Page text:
procession wearing no shoes. If you’re drinking from
a glass bottle be careful where you leave it (try and throw
it away properly!) and of course try never to break a glass
or bottle in the street where a paso will go by. Smokers don't
throw out your butts in the street while they're walking by!
Crowds and pushing
Do be ready for some of the biggest crowds you've ever seen
as well as some pushing. It's often an exercise in
patience to get through a narrow street and people with
baby strollers are often seen lifting them over their heads
to get through in the tightest spots. You'll also see people
who insist on moving through an already packed crowd to get
closer to the action. I’ve left a few places because
it became intolerable. Also be prepared for people who will
not let you pass. It drives me crazy sometimes if I really
need to get by, but I may be the 100th person who has pushed
by them and they just can’t take it anymore. I have
to sympathize with them there.
I don’t, at least not that much, but you will see some
people extremely well dressed during Semana Santa. Palm Sunday
(Domingo de Ramos) and Thursday, Friday (Jueves/Viernes
Santo – during the day you'll see them dressed
their best. For La madrugá people wear comfortable
clothing, shoes, and a coat in case it gets cold. This is
dressing down for Semana Santa. And while I can’t for
the life of me understand why they wear them, I must say I
admire the women in high heels if only because they stand
for 12 hours in the cobble-stone streets of the center. Thursday
and Friday during the day you’ll see some women dressed
in black and with mantillas in mourning of the death
of Jesus. In the morning you'll see these women go to church
to visit the pasos that will go out that day.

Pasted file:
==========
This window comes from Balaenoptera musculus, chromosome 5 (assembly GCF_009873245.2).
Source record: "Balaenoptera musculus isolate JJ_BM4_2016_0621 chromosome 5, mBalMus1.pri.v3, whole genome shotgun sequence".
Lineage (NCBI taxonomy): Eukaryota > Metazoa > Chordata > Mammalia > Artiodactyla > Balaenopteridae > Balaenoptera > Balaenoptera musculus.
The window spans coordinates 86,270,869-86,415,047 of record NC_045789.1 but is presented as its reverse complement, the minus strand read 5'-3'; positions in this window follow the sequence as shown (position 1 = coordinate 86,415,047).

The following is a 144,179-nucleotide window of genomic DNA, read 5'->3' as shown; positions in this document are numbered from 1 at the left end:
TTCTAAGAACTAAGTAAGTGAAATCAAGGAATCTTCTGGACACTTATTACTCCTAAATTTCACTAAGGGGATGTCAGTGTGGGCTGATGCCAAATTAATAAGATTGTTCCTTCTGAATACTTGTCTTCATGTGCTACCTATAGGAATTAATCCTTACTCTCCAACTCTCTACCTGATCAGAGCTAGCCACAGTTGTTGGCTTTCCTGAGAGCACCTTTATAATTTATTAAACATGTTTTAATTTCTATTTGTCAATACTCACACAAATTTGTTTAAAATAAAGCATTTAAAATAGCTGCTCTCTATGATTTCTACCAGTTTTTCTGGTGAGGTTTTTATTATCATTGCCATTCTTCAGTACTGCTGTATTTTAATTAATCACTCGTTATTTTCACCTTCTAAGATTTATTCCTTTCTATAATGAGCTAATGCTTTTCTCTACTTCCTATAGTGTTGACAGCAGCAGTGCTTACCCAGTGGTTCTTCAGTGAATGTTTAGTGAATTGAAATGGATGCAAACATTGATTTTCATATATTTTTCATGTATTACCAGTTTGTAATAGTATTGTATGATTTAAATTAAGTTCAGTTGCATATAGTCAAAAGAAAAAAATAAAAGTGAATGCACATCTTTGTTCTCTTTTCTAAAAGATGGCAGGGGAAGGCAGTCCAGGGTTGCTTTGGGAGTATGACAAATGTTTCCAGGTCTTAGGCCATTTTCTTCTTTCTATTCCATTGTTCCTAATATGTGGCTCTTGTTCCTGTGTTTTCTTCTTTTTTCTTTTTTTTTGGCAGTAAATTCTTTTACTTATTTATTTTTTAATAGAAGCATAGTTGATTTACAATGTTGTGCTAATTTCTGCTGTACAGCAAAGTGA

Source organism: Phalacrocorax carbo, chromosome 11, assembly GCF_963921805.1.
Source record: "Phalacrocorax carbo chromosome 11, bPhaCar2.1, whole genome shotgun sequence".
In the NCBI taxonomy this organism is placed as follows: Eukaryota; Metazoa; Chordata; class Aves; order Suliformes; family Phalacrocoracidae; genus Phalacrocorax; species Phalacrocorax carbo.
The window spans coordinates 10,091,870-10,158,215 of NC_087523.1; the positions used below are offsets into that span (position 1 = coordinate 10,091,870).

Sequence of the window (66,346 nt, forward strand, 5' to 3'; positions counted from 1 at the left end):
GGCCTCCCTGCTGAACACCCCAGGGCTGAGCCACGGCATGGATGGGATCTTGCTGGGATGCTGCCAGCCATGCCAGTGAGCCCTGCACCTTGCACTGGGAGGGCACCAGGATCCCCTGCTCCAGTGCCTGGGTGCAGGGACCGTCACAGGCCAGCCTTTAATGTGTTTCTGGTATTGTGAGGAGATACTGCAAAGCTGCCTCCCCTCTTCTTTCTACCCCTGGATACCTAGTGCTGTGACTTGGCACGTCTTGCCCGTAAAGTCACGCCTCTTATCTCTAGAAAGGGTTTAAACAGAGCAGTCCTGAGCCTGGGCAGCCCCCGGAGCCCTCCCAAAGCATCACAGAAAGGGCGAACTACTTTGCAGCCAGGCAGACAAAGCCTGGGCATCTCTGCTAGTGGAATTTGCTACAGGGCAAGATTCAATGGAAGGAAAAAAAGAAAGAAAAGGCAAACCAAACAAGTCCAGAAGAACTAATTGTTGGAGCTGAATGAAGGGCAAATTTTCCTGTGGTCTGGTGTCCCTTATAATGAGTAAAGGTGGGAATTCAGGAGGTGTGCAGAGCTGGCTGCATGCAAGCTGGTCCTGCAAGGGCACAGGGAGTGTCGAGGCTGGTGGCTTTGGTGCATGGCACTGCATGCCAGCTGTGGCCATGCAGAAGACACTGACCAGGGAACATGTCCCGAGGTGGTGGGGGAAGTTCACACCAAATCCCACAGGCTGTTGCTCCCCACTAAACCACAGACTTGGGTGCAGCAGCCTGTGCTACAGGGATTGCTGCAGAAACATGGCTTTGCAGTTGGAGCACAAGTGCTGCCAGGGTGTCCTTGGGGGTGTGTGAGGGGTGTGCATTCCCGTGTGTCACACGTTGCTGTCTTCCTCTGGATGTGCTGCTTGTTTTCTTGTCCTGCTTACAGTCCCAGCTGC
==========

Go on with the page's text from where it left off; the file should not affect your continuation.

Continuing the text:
Silence and light
The crowds will often hush others (try to follow them) with
the arrival of a paso.
Certain processions such as El Silencio, might
clue you in. Do try and respect the silence. Street, store
front and apartment lights are also turned off for several
processions. One of my favorite’s is the salida for
El Silencio where both the silence and the lights
out rule apply. It is very spooky and seems to turn back he
clock to older days. The nazarenos in these processions
are also forbidden to talk with anyone once dressed.
It is strictly prohibited to take any pictures of any of
the processions – JUST KIDDING! Snap away like everyone
Tourists, crowds with people squeezing by, lots of cameras
and of course money for the day in the street, all make Semana
Santa an ideal place for pickpockets and the like. While I’ve
never had a problem, many do – keep your belongings
close to yourself and never take your eye off them.
Pasos like La Macarena, Gran Poder, Los Gitanos,
La Trianera, have a lot of
nazarenos – sometimes thousands - be prepared
to wait to see the paso.
Getting across on Sierpes is controlled at certain points
where they will let you through every 5 minutes in groups.
There are maybe three streets – Calle Cerrajeria/Rioja
and Calle Granada are two - where you can pass.
Seems obvious, but don’t touch the pasos as
they pass by – it’s not El Rocio! I still see
many do it and there is little said to them.
Weather is monitored by radio if it looks like rain, with
everyone listening in to see if a procession will leave that
day or not. Rain = no Semana Santa! Some processions may risk
it, then look for refuge in other parts if it starts to rain
a little. The imagenes and other items carried during
the processions are quite old and can quickly damage with
even a little water. If a procession does not leave it is
quite common to see people involved with it crying. This something
very important to them – they practiced or planned all
year and then not to leave is a true disappointment.
Areas where you certainly don’t want to be if you’re
trying to see a procession – unless you’re a
lucky person who has purchased seats – include Calle
Sierpes, La Campana, Plaza San Francisco, Avda Constitución
near the Cathedral, and Plaza Virgen de los Reyes. These
are areas with reserved seating and getting a good view
is difficult. The most expensive seats are in Plaza San
Francisco, while “cheaper” seats are typically
in some seats in La Campana and the Plaza Virgen de los
Reyes. These areas either have bleachers erected or seats
lined up along the street. This said I did have some good
luck in 2004 behind the reserved seating in Plaza del Duque.
We were able to get to the front to see several processions
as they made their way to La Campana.
the best path before the crowd takes over
Planning your route may be one of the most important parts
of the day. What seems like a 10 minute walk can become
45 minutes so give yourself plenty of time to get from place
to place. The salidas and entradas can
be some of the most crowded parts of a procession’s
route through the city, and as mentioned above you may need